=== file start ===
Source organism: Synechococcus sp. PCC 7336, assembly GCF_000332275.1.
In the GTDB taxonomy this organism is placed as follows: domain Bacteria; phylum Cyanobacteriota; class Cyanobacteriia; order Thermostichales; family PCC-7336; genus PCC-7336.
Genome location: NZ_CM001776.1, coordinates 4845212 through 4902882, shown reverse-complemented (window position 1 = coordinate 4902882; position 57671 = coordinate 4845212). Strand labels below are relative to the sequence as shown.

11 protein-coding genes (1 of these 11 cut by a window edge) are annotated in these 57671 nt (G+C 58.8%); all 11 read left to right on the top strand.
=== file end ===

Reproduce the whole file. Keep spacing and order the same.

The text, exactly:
Source organism: Synechococcus sp. PCC 7336, assembly GCF_000332275.1.
In the GTDB taxonomy this organism is placed as follows: domain Bacteria; phylum Cyanobacteriota; class Cyanobacteriia; order Thermostichales; family PCC-7336; genus PCC-7336.
Genome location: NZ_CM001776.1, coordinates 4845212 through 4902882, shown reverse-complemented (window position 1 = coordinate 4902882; position 57671 = coordinate 4845212). Strand labels below are relative to the sequence as shown.

11 protein-coding genes (1 of these 11 cut by a window edge) are annotated in these 57671 nt (G+C 58.8%); all 11 read left to right on the top strand.